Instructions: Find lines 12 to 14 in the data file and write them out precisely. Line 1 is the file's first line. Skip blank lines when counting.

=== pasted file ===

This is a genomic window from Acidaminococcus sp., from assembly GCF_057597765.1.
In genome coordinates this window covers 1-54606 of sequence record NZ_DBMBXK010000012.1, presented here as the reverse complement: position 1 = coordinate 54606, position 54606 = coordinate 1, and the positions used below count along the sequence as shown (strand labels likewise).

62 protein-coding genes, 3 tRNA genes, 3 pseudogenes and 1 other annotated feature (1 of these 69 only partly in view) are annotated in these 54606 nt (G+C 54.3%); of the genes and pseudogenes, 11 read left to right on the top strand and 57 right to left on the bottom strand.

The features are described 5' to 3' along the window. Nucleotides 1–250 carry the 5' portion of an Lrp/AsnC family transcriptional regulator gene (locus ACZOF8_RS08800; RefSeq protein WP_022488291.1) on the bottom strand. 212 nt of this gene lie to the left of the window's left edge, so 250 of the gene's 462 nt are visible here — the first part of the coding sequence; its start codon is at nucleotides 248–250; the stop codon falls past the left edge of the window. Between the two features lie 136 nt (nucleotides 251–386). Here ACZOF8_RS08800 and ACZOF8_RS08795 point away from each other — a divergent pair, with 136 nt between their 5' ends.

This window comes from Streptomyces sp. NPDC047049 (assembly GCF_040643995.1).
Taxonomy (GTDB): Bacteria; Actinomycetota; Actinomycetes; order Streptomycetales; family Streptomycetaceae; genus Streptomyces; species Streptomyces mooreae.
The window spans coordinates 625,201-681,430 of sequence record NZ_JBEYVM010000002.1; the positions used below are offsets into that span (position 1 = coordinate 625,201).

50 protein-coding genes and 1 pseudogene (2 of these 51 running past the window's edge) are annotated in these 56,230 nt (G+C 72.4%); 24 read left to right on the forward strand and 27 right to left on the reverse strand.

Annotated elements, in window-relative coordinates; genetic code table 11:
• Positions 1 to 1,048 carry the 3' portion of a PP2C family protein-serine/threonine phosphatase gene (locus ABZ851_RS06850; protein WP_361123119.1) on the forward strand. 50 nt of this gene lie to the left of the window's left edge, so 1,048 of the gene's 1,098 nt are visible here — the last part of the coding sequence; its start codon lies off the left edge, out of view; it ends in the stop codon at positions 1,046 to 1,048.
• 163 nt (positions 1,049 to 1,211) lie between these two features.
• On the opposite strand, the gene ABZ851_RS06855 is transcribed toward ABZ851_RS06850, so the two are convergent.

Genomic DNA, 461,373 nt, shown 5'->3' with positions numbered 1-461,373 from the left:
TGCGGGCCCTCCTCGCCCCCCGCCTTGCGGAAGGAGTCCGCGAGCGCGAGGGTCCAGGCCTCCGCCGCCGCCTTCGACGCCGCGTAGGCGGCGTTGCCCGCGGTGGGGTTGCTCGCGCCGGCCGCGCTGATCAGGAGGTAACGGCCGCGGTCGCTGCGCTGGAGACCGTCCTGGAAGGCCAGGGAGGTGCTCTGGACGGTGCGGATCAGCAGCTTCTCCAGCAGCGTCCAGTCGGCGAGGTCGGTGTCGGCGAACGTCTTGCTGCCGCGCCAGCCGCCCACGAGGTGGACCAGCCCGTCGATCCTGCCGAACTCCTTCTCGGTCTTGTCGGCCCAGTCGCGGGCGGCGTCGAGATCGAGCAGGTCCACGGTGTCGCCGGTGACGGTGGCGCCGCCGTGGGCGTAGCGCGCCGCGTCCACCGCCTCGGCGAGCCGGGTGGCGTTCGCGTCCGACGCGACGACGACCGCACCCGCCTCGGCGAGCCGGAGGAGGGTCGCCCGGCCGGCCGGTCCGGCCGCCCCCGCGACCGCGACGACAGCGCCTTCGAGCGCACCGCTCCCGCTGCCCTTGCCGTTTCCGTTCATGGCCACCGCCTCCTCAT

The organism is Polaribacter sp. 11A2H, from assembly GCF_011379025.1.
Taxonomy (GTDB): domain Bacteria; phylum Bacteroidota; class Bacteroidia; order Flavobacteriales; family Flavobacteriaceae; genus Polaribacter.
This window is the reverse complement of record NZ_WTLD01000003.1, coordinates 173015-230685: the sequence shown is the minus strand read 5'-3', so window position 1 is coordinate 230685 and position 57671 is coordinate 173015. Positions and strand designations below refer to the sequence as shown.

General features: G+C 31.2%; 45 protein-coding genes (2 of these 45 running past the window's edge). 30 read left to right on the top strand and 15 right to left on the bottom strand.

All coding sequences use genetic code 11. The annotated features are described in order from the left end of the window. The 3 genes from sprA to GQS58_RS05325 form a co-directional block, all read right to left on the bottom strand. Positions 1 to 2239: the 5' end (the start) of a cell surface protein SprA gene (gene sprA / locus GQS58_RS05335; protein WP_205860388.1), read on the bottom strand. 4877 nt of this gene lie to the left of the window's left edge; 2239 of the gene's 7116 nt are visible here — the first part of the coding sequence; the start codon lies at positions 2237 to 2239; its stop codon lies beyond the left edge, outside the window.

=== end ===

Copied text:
• On the opposite strand, the gene ABZ851_RS06855 is transcribed toward ABZ851_RS06850, so the two are convergent.

Genomic DNA, 461,373 nt, shown 5'->3' with positions numbered 1-461,373 from the left:
TGCGGGCCCTCCTCGCCCCCCGCCTTGCGGAAGGAGTCCGCGAGCGCGAGGGTCCAGGCCTCCGCCGCCGCCTTCGACGCCGCGTAGGCGGCGTTGCCCGCGGTGGGGTTGCTCGCGCCGGCCGCGCTGATCAGGAGGTAACGGCCGCGGTCGCTGCGCTGGAGACCGTCCTGGAAGGCCAGGGAGGTGCTCTGGACGGTGCGGATCAGCAGCTTCTCCAGCAGCGTCCAGTCGGCGAGGTCGGTGTCGGCGAACGTCTTGCTGCCGCGCCAGCCGCCCACGAGGTGGACCAGCCCGTCGATCCTGCCGAACTCCTTCTCGGTCTTGTCGGCCCAGTCGCGGGCGGCGTCGAGATCGAGCAGGTCCACGGTGTCGCCGGTGACGGTGGCGCCGCCGTGGGCGTAGCGCGCCGCGTCCACCGCCTCGGCGAGCCGGGTGGCGTTCGCGTCCGACGCGACGACGACCGCACCCGCCTCGGCGAGCCGGAGGAGGGTCGCCCGGCCGGCCGGTCCGGCCGCCCCCGCGACCGCGACGACAGCGCCTTCGAGCGCACCGCTCCCGCTGCCCTTGCCGTTTCCGTTCATGGCCACCGCCTCCTCAT